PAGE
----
Current research on why marriages fail finds a powerful link between alcoholism and divorce.
Alison Clarke-Stewart, professor of psychology at the University of California – Irvine, and Cornelia Brentano, assistant professor of psychology at Chapman University, report in their book Divorce: Causes and Consequences (Yale University Press, 2006) on numerous studies that confirm “people who drink more are more likely to divorce.”
The authors note that people who are divorced consume the highest levels of alcohol, and the lowest levels of alcohol consumption are found in those who are married. They add that while alcoholics are just as likely to get married as non-alcoholics, their divorce or separation rate is at least four times that of the general population.
To further emphasize the connection between alcoholism and divorce, Clarke-Stewart and Brentano also cited a study involving eight different countries where those with the highest alcohol consumption rate also had the highest rates of divorce.
Finally, they wrote that while heavy drinking tends to decline overall as people they get older, substance abuse in alcoholics actually increases with age.
A 2007 study by researchers at the non-profit Rand Corporation looked at the impact of divorce rates in young adults and found that more than any other factor, a high frequency of heavy drinking in marriages when partners are in their early 20s is the primary cause if divorce occurred by age 29.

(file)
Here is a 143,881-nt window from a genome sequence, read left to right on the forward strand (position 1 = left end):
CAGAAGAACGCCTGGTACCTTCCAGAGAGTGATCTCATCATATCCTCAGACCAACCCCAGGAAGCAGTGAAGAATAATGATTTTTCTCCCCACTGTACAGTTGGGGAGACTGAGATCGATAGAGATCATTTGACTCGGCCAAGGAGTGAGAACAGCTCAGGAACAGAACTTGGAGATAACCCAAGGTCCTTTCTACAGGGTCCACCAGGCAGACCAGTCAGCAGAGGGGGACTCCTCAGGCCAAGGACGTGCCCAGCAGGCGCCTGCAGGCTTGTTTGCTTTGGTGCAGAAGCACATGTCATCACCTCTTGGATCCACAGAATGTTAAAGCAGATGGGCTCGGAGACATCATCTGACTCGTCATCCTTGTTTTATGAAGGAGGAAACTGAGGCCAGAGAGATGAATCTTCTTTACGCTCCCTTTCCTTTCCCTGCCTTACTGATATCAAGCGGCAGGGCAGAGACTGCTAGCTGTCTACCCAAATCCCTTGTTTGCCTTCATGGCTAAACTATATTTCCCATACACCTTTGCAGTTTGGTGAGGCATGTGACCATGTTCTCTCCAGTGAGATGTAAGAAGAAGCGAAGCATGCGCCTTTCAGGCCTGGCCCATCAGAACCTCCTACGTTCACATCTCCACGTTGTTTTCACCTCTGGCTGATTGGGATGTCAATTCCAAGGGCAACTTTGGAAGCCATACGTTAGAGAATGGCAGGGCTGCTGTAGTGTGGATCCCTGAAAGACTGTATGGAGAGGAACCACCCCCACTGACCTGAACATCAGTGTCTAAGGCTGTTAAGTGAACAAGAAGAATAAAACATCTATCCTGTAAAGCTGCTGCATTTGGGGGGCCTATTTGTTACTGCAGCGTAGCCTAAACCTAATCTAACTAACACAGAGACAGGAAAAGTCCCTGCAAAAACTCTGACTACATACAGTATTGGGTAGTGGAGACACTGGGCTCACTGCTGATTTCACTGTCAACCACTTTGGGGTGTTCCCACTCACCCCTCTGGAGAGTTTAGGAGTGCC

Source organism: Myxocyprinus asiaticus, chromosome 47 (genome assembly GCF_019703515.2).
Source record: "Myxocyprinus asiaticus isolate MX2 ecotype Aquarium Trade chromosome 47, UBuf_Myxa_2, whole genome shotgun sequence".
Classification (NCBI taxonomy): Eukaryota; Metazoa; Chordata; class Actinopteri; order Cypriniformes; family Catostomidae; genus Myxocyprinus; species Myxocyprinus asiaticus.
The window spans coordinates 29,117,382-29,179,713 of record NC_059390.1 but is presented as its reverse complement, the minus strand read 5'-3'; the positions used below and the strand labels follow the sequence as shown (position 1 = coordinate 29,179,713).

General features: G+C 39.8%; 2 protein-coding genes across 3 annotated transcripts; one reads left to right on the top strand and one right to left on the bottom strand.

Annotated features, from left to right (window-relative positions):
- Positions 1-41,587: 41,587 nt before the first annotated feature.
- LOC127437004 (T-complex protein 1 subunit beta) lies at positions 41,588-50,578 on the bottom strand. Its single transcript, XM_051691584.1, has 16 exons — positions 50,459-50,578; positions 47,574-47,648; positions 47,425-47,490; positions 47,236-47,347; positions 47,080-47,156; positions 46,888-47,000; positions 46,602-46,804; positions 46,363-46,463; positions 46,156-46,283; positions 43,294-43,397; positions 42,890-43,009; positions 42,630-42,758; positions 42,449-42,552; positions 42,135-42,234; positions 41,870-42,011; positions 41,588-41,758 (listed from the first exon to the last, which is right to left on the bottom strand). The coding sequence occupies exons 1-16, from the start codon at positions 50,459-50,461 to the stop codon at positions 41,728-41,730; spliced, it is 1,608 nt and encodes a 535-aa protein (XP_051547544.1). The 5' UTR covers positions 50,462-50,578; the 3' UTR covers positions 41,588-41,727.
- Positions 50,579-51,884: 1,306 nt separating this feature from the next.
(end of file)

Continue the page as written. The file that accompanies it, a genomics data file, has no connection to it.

The study noted a strong correlation between alcohol abuse and domestic violence, legal and financial problems, job loss, and sexual dysfunction.
While alcoholism and divorce may appear to go hand-in-hand, ending the marriage is not necessarily the only option in dealing effectively and appropriately with an alcoholic spouse – if that individual is truly willing to seek help.
At the same time, family members of an alcoholic should not ignore their own needs and struggles. Organizations such as Al-Anon and Alateen have been providing help to family members of alcoholics for more than 50 years.
If the alcoholic refuses to seek help and is creating a home environment where an abusive situation exists or has the potential to occur, it is important for the alcoholic’s partner and children to get out of that atmosphere as soon as possible.
Take the Fisher Divorce Adjustment Scale at www.DivorceSeminarCenter.com